This poem is based on the phenomenon that effectively destroyed my piano-bar career… Amy

Zithromax (Think Before Lighting Up Indoors)

A smoky club, the trapped wait staff
take your orders and get the shaft.

While you puff a cig or two,
others do just as you do.

You can leave and breathe fresh air;
singers, barkeeps, stuck in there

Low-wage job with no insurance;
Z-pac samples help endurance.

When you blithely light that match
think of what the workers catch.

© 2010 Amy Barlow Liberatore/Sharp Little Pencil

Three Word Wednesday prompted us with: Cease, Heat, and Nasty. A million ways you can go with that, but I was reminded of those punishing Manhattan summers. Thom G, thinking of you and my other NYC friends now.

This is also at our poetry collective, Poets United, which (if you scroll down to the second article) has an interview with… MOI! I was so honored. Thanks again, Sherry Blue Sky, for tapping into my brain. A brave chore, that! Amy

City Summer

City sidewalks
drink in summer heat
absorbing as through pores and
releasing a scalded, nasty smell:

Part spilled lattes
Parts updraft of subway tracks, their litter and rats
Part dog who missed the tree
Part dog owner who didn’t bring a plastic bag

Part bare feet of the homeless,
never to cease their quest for
the shelter of a bit of shade

© 2011 Amy Barlow Liberatore/Sharp Little Pencil

Damp Laundry

Mom and damp laundry
Despite new products, incensed:
The skid marks remained

© 2010 Amy Barlow Liberatore/Sharp Little Pencil
For Three Word Wednesday:  Damp, Incensed, Skid

…and your second helping (hope you already ate dinner!):


The new apartment was spotless:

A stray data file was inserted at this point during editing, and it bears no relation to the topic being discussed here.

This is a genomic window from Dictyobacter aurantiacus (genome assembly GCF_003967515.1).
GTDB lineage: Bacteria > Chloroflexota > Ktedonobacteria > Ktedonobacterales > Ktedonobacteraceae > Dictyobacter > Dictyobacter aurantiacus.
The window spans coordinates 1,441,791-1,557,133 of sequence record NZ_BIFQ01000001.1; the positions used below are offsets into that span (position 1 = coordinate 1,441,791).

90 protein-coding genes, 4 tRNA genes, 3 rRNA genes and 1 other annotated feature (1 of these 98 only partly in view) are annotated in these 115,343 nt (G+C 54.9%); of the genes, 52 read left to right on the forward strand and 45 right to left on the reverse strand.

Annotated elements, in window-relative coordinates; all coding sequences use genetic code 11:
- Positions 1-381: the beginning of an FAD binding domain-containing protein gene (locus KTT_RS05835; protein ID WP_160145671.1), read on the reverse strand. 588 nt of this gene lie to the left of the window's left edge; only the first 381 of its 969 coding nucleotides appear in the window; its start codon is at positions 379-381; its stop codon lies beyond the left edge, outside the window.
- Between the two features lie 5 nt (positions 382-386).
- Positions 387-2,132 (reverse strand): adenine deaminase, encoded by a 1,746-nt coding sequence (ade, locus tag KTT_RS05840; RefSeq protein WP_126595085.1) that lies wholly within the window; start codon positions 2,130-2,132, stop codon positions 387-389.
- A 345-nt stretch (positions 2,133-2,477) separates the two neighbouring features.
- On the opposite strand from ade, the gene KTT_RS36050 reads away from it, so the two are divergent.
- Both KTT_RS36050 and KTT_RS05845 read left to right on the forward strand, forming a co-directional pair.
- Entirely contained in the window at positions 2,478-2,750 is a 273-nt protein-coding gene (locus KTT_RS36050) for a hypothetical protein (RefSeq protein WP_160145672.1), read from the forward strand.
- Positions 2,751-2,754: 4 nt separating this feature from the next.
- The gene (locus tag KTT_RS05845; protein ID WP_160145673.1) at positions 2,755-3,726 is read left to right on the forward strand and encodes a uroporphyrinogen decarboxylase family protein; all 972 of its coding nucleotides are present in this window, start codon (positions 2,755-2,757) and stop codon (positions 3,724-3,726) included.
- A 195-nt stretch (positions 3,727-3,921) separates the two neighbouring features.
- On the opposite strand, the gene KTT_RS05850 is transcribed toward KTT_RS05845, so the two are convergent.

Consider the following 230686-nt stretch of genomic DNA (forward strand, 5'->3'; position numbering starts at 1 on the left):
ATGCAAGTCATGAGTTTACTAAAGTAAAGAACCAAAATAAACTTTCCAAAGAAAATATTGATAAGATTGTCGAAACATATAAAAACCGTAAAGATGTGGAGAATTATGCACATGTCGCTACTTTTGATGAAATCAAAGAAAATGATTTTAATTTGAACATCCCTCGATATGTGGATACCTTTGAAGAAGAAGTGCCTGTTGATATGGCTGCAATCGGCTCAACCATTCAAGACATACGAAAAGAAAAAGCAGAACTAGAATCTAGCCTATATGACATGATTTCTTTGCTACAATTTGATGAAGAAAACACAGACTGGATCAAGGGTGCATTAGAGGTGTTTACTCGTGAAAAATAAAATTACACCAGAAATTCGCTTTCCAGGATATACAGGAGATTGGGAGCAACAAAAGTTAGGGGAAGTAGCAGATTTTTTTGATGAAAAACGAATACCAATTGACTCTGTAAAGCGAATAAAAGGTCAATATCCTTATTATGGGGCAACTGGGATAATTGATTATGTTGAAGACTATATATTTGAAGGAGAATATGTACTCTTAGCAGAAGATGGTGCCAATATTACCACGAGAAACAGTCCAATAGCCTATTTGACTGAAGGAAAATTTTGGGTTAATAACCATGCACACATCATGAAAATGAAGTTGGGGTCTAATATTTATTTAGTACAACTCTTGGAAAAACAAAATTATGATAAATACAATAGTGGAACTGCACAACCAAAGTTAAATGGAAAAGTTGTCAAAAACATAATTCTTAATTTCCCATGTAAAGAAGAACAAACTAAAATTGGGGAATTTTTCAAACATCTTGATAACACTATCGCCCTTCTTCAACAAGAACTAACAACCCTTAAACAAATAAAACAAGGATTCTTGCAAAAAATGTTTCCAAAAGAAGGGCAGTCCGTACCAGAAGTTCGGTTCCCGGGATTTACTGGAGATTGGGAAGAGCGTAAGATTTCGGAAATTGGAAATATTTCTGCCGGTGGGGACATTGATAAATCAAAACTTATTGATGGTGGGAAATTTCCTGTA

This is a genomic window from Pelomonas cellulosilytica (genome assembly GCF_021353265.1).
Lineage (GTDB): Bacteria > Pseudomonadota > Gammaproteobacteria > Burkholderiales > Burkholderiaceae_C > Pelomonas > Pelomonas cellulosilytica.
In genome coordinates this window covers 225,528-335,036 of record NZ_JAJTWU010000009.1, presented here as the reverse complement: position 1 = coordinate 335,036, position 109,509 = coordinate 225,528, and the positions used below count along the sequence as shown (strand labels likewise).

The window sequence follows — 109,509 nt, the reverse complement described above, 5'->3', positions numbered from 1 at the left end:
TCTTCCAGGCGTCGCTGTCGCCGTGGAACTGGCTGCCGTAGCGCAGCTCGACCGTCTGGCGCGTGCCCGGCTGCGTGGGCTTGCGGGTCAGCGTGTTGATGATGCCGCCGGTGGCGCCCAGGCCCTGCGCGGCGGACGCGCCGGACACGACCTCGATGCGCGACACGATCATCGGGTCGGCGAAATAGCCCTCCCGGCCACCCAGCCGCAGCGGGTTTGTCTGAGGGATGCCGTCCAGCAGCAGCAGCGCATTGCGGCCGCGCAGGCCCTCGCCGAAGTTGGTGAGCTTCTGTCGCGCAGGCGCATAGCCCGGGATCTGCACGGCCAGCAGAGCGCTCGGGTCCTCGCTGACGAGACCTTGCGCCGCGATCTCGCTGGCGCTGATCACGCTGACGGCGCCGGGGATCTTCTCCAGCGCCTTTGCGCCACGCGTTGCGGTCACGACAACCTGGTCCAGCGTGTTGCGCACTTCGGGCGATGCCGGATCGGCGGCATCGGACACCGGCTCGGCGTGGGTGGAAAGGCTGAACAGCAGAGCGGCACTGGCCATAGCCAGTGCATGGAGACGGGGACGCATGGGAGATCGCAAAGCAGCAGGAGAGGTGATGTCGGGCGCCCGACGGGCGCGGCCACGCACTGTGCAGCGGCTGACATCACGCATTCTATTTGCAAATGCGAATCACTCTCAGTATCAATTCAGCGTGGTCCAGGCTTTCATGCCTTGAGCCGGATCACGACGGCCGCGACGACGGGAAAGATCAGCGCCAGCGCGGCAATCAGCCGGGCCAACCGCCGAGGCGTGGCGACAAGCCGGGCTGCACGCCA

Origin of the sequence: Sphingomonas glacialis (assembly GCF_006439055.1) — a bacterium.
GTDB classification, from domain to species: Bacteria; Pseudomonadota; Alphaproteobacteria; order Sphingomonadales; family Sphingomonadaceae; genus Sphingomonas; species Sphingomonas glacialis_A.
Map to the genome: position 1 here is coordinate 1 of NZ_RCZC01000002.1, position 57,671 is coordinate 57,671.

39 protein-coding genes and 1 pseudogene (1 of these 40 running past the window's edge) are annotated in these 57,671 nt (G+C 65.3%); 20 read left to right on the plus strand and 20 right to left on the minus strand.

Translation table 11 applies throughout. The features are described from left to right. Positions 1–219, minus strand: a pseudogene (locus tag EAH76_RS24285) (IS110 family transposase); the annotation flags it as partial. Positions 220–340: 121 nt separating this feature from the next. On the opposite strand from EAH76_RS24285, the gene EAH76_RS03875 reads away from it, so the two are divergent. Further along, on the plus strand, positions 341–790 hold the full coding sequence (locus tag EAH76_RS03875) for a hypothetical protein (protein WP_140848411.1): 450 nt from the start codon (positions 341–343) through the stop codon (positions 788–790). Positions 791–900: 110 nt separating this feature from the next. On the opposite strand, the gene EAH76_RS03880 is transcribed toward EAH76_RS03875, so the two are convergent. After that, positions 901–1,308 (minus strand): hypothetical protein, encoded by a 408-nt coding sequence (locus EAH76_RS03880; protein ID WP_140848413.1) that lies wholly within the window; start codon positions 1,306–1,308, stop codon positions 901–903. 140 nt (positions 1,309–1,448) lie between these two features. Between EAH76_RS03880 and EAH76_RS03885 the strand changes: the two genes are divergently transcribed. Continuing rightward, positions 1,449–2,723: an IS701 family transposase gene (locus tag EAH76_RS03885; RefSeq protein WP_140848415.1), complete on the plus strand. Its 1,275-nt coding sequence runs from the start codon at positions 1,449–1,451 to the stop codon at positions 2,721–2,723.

Creamy carpets calming, yet daring any mud
to tread or trespass.

Spacious closets; bathroom, a religious experience.
We moved in, delighted to have found
a small space offering big comfort.

Then I stepped into the hallway
shared by a dozen apartment front doors.
Smacked in the schnozz by a complicated, rank odor.

Some good:  Spices, worthy chefs working ethnic magic.
Much more body odor… culturally acceptable
where the bodies originated, harking back to my East Side days.

Worst – cigarette smoke sneaking out to play hookie,
curling, wending its way from under some front doors.
Lingering like a London pea-souper, toxic fog.

© 2010 Amy Barlow Liberatore/Sharp Little Pencil
ABC Wednesday – R, and Poetic Asides, “Telling it like it is.” Also at my poetic home-away-from-blog, Poets United!

Women’s Work
(a cento, from Carl Sandburg’s “Working Girls”)

over the way, the women who know each one the
lunches wrapped in newspapers under their arms
so here are always the others, those who have been
going, so many with a peach bloom of young years
arms that passed around their waists and the fingers

woman life I feel a wonder about where it is all
on the downtown streets
that played in their hair

© 2011 Amy Barlow Liberatore

From We Write Poems, a prompt for a cento: Another poet’s writing, taking only certain lines and rearranging them to form a new poem. These lines are from my favorite poet, Carl Sandburg, and his poem, “Working Girls.” Also posted at my poetic home, Poets United, where you can find a plethora of amazing poets on their right sidebar, constantly updating with links.